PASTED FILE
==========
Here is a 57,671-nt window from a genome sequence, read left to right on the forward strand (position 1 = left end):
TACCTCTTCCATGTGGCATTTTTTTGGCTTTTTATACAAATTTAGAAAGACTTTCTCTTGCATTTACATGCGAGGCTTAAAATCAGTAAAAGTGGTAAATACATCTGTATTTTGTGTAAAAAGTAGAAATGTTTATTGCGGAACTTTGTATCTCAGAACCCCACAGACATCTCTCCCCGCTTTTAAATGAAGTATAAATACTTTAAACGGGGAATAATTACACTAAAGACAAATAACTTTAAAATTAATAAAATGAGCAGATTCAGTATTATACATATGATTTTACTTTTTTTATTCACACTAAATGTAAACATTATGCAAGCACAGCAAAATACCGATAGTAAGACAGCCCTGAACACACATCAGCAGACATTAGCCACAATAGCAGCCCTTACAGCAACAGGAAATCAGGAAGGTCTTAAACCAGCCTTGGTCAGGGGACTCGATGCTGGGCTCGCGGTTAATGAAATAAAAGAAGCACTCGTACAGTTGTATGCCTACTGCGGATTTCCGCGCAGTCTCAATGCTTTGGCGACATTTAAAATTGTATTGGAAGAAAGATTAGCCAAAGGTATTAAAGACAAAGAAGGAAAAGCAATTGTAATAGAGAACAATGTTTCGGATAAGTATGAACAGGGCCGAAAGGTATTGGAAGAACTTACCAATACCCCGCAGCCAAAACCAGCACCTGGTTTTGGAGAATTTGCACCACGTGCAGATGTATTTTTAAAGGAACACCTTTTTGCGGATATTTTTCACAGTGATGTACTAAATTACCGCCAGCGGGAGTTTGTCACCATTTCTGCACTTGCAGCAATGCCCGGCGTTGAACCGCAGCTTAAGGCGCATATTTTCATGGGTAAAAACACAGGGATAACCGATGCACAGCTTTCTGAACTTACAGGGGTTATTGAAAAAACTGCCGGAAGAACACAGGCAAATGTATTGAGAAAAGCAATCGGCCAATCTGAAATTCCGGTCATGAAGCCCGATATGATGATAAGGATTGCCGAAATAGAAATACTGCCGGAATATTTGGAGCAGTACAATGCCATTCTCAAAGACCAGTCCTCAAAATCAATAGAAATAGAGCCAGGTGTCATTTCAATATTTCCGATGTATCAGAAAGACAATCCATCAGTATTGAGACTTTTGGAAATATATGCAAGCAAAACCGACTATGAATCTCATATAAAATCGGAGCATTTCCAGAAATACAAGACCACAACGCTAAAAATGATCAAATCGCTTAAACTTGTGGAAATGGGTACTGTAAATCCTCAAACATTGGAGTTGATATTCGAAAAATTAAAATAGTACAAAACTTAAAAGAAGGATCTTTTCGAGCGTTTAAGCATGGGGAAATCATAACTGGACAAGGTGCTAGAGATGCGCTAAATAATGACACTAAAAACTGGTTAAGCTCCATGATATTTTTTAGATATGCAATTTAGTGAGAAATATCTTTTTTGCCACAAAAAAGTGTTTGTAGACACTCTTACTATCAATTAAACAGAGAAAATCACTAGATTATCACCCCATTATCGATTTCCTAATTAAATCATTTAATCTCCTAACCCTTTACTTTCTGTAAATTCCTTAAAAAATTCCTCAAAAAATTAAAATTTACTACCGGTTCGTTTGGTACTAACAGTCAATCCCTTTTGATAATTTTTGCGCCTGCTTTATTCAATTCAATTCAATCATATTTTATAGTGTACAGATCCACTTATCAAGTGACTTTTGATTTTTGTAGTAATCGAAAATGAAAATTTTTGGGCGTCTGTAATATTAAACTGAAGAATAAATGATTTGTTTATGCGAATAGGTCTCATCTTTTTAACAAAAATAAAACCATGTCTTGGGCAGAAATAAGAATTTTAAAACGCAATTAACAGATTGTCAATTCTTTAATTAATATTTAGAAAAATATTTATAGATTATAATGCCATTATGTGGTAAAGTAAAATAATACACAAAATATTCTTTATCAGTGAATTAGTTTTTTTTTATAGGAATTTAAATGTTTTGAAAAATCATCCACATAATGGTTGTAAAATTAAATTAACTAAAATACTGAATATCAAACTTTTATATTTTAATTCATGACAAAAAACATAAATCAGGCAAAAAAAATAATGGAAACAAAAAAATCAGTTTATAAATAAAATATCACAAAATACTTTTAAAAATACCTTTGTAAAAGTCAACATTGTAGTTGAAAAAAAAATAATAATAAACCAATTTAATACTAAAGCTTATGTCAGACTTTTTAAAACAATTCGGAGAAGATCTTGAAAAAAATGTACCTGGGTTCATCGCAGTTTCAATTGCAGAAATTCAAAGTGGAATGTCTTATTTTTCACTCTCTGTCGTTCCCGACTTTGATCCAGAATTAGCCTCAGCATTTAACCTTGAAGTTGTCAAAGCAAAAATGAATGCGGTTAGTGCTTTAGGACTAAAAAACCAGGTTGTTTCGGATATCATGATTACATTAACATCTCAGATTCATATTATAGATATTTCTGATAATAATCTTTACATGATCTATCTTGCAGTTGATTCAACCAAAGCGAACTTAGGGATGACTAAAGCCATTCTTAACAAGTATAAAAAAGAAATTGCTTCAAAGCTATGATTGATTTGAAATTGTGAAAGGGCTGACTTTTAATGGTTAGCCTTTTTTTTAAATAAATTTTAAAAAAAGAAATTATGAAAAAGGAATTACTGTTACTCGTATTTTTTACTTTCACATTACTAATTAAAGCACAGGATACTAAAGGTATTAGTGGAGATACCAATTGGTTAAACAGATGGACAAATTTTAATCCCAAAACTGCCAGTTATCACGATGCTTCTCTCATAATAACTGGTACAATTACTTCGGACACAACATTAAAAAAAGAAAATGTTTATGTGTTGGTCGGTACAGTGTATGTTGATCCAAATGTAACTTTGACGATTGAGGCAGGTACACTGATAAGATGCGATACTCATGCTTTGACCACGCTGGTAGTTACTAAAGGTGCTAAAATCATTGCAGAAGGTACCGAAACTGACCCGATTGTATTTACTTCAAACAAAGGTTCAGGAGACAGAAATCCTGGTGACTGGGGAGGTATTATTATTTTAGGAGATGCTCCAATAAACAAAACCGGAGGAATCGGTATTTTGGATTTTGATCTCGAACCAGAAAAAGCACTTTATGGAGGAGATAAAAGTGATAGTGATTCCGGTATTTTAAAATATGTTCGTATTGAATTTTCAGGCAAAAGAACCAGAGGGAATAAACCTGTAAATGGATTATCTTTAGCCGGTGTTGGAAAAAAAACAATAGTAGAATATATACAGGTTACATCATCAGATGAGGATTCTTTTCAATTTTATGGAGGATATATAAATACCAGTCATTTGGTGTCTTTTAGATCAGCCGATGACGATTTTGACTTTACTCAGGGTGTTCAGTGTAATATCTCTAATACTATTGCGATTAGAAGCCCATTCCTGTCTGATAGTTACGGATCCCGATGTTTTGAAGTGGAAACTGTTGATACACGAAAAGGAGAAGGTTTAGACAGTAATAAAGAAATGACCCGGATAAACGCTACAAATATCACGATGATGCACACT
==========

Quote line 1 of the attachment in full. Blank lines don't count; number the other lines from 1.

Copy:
Here is a 57,671-nt window from a genome sequence, read left to right on the forward strand (position 1 = left end):